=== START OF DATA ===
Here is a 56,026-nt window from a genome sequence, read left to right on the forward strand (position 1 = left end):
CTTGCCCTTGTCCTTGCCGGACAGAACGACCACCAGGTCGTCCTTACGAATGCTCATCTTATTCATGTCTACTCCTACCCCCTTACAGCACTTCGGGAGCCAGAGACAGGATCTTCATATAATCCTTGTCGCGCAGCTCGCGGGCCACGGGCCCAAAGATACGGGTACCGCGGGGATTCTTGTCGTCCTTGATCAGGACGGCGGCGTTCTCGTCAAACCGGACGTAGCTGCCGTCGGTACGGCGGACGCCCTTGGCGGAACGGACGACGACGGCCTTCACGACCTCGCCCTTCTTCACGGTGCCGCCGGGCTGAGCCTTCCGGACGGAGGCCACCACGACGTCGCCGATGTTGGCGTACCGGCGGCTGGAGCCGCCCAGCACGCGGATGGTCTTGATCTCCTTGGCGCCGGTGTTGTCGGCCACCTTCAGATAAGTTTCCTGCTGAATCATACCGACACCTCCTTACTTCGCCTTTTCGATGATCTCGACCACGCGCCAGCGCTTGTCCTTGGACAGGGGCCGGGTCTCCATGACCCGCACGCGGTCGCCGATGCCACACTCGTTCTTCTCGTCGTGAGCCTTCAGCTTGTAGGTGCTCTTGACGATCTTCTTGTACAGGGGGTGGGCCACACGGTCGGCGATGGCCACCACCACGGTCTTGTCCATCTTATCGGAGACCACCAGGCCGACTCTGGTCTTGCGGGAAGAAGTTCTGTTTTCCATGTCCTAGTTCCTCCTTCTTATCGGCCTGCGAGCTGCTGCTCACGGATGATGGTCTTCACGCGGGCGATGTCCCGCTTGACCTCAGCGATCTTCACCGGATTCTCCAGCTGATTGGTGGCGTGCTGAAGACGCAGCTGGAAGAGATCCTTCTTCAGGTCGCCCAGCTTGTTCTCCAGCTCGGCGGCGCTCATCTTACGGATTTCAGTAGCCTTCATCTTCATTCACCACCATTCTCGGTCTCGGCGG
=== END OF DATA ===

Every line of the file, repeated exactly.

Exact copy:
Here is a 56,026-nt window from a genome sequence, read left to right on the forward strand (position 1 = left end):
CTTGCCCTTGTCCTTGCCGGACAGAACGACCACCAGGTCGTCCTTACGAATGCTCATCTTATTCATGTCTACTCCTACCCCCTTACAGCACTTCGGGAGCCAGAGACAGGATCTTCATATAATCCTTGTCGCGCAGCTCGCGGGCCACGGGCCCAAAGATACGGGTACCGCGGGGATTCTTGTCGTCCTTGATCAGGACGGCGGCGTTCTCGTCAAACCGGACGTAGCTGCCGTCGGTACGGCGGACGCCCTTGGCGGAACGGACGACGACGGCCTTCACGACCTCGCCCTTCTTCACGGTGCCGCCGGGCTGAGCCTTCCGGACGGAGGCCACCACGACGTCGCCGATGTTGGCGTACCGGCGGCTGGAGCCGCCCAGCACGCGGATGGTCTTGATCTCCTTGGCGCCGGTGTTGTCGGCCACCTTCAGATAAGTTTCCTGCTGAATCATACCGACACCTCCTTACTTCGCCTTTTCGATGATCTCGACCACGCGCCAGCGCTTGTCCTTGGACAGGGGCCGGGTCTCCATGACCCGCACGCGGTCGCCGATGCCACACTCGTTCTTCTCGTCGTGAGCCTTCAGCTTGTAGGTGCTCTTGACGATCTTCTTGTACAGGGGGTGGGCCACACGGTCGGCGATGGCCACCACCACGGTCTTGTCCATCTTATCGGAGACCACCAGGCCGACTCTGGTCTTGCGGGAAGAAGTTCTGTTTTCCATGTCCTAGTTCCTCCTTCTTATCGGCCTGCGAGCTGCTGCTCACGGATGATGGTCTTCACGCGGGCGATGTCCCGCTTGACCTCAGCGATCTTCACCGGATTCTCCAGCTGATTGGTGGCGTGCTGAAGACGCAGCTGGAAGAGATCCTTCTTCAGGTCGCCCAGCTTGTTCTCCAGCTCGGCGGCGCTCATCTTACGGATTTCAGTAGCCTTCATCTTCATTCACCACCATTCTCGGTCTCGGCGG